Village now tells Lake in the Hills bakery not to host any more entertainment events
The village of Lake in the Hills is prohibiting Uprising Bakery and Cafe -- forced to close and cancel a drag show a week earlier after the business was vandalized, including with slurs -- from hosting any more events.
According to a letter from the village's attorney, the business center where the bakery is housed is not zoned for entertainment events, and if the owner continues to host them, it says she will face a hefty fine and her business's liquor license could be revoked, ABC 7 Chicago reported.
Corinna Sac questioned the timing of the village's decision.
"It's just when we added something that was LGBTQ, and stuff like that, that it caused an uproar," Sac said. "I'm outraged."
The bakery was scheduled to host a Disney Karaoke night on Saturday, ABC 7 reported, but it canceled the event after Sac received the letter Thursday.
The village released a statement in which it said its action was more about zoning than the nature of any events, as well as the police resources required in light of protests that surrounded the previous week's drag show.
"This issue is about a business conducting activities it was never permitted to conduct," the statement said. "While the potential revenue from these entertainment events may be attractive to the business owner, the village is seeking compliance with its zoning regulations."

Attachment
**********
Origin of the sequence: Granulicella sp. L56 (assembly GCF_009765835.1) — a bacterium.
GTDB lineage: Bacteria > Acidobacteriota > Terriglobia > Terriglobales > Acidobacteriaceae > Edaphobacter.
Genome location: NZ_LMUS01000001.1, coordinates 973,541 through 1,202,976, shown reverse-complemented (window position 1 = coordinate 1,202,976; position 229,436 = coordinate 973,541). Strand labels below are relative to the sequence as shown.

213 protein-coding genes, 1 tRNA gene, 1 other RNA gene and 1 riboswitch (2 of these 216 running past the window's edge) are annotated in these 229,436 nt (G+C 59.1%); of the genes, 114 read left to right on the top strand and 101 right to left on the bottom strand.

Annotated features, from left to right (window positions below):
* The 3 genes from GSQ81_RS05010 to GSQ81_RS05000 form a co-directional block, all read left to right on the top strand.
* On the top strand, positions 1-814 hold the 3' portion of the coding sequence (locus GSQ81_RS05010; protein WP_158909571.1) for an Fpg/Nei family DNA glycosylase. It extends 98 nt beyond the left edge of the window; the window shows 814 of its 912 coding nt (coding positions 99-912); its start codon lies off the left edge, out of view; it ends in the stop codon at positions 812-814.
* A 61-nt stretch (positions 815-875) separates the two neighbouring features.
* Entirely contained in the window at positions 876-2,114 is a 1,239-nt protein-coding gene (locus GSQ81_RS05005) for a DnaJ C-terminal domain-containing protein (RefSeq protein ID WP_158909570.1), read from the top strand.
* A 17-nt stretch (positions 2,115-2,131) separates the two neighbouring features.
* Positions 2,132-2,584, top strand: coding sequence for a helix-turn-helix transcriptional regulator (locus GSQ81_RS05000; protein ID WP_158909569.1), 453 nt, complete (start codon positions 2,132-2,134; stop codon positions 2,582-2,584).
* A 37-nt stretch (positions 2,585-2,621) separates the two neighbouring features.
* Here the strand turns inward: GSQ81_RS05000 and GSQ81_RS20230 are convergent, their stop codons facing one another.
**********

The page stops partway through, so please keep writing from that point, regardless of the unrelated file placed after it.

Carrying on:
Sac said in a video posted Saturday on the business's Facebook page that the revenue from the events Uprising hosts is essential to meeting expenses, including payroll, rent and taxes.
"Ms. Sac stated she now sees the potential revenue from these entertainment events as being essential to her business," the village's statement said. "She was clear that her intent was to continue offering entertainment on a more frequent and extended basis. Her acknowledgement of this change to her business model has required the Village to consider the zoning concerns, as the operation of an entertainment business is not a permitted use at that location."
The village said it has received complaints from the property owner, other tenants and nearby residents about loss of business, parking issues, safety concerns and zoning violations. It said it has attempted to speak to Sac and reached out to her through her attorney.
"We've been holding events pretty much since the day that we've opened" in November, Sac said on the Facebook video. She said the village had not raised the resources or zoning issue before.
Several Lake in the Hills village trustees and the village president, Ray Bogdanowski, stopped by last weekend to show support for the business, Sac said earlier in the week.
"We are working with our attorneys," Sac told ABC 7 Chicago. "So, hopefully with their guidance, their help, and support, we can find a path forward."